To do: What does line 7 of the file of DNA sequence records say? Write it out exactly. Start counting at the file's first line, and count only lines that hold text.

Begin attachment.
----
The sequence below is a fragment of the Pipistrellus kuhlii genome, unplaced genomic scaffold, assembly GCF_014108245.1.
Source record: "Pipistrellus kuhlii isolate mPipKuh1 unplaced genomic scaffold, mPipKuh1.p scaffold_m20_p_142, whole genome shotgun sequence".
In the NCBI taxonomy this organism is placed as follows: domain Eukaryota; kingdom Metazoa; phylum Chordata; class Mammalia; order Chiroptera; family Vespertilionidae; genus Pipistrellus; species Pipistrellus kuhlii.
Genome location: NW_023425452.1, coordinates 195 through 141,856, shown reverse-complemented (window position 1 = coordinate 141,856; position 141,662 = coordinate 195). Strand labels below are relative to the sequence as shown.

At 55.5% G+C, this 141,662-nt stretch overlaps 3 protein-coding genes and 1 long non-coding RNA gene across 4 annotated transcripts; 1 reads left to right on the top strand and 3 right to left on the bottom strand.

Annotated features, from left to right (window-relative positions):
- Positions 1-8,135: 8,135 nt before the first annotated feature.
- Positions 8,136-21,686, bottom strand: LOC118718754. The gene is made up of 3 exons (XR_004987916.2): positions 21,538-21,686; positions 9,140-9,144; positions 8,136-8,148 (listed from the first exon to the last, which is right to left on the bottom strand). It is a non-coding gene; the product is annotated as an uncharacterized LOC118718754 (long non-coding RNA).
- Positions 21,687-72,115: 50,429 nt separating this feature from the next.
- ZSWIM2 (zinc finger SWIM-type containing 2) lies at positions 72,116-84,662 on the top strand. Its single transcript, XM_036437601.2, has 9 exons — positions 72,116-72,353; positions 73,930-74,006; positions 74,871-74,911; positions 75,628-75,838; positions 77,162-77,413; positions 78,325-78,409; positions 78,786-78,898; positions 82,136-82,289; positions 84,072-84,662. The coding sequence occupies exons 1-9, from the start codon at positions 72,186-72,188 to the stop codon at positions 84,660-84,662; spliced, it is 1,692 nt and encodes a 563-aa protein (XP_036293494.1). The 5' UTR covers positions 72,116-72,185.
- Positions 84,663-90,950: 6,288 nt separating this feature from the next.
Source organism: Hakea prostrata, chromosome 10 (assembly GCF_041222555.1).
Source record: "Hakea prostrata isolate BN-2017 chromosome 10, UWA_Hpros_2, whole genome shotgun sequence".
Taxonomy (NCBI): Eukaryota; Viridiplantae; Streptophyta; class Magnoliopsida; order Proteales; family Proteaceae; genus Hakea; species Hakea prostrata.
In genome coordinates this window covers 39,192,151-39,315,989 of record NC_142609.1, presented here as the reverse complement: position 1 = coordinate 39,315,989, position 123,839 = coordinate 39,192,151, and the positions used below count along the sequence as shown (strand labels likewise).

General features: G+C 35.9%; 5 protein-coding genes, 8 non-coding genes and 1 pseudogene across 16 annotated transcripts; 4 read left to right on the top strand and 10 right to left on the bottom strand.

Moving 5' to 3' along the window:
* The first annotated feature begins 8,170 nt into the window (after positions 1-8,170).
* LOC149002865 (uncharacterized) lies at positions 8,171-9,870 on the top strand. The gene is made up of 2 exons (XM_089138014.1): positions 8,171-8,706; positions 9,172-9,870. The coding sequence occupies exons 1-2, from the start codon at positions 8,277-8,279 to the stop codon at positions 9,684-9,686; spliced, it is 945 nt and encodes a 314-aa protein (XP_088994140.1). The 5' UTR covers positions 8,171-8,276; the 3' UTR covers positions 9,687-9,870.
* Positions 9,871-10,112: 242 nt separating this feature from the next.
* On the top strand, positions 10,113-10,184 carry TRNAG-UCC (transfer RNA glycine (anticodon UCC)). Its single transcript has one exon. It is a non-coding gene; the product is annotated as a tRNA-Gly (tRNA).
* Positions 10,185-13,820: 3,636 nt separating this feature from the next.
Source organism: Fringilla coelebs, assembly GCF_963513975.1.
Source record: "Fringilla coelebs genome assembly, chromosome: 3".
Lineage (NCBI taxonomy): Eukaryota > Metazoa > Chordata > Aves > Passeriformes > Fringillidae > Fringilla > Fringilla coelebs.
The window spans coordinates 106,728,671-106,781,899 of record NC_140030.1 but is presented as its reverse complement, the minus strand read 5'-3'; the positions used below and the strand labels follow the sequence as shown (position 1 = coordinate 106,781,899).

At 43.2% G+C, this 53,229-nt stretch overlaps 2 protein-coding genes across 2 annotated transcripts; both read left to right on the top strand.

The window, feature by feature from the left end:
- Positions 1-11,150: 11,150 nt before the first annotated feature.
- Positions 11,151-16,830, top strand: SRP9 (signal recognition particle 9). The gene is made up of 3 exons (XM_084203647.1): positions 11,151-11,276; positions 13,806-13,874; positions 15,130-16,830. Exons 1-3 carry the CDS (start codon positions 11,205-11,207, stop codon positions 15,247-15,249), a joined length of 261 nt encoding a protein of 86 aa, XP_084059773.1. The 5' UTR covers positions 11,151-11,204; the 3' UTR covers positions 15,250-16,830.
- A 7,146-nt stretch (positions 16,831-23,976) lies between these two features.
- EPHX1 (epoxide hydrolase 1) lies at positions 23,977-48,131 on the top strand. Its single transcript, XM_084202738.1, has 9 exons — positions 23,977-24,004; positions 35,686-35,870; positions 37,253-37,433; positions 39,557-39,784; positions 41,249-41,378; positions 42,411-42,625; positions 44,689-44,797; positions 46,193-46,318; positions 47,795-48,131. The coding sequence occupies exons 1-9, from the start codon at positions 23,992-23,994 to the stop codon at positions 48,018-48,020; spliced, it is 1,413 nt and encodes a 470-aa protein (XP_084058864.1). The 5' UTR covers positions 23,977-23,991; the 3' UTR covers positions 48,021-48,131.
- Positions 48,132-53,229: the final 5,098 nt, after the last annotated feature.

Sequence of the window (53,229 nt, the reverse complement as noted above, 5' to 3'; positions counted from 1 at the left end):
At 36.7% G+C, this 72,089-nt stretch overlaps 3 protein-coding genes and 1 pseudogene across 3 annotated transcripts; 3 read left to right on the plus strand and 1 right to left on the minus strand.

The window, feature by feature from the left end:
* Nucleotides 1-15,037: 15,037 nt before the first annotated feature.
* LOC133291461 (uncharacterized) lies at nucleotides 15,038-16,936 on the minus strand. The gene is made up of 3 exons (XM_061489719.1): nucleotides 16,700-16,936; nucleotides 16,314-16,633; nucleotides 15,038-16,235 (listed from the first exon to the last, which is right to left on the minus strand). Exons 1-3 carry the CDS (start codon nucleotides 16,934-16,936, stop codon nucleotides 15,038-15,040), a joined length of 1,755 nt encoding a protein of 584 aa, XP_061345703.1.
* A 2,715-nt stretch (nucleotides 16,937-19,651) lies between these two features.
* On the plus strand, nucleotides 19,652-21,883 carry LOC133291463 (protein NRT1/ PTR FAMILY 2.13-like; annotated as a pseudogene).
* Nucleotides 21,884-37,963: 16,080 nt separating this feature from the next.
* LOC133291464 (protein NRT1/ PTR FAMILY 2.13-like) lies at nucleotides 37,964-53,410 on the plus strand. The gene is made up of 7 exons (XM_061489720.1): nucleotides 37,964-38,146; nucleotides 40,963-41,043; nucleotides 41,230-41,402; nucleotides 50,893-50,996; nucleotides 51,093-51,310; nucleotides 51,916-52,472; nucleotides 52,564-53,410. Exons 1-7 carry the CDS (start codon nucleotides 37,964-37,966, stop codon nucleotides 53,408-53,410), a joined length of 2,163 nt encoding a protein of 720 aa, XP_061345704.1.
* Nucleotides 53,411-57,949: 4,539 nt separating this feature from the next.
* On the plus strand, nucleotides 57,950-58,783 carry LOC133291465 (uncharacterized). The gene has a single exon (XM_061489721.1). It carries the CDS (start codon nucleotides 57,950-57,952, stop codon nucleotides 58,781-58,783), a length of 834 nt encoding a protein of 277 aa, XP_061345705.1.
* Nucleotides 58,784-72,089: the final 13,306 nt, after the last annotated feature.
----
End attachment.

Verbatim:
- Positions 1-8,135: 8,135 nt before the first annotated feature.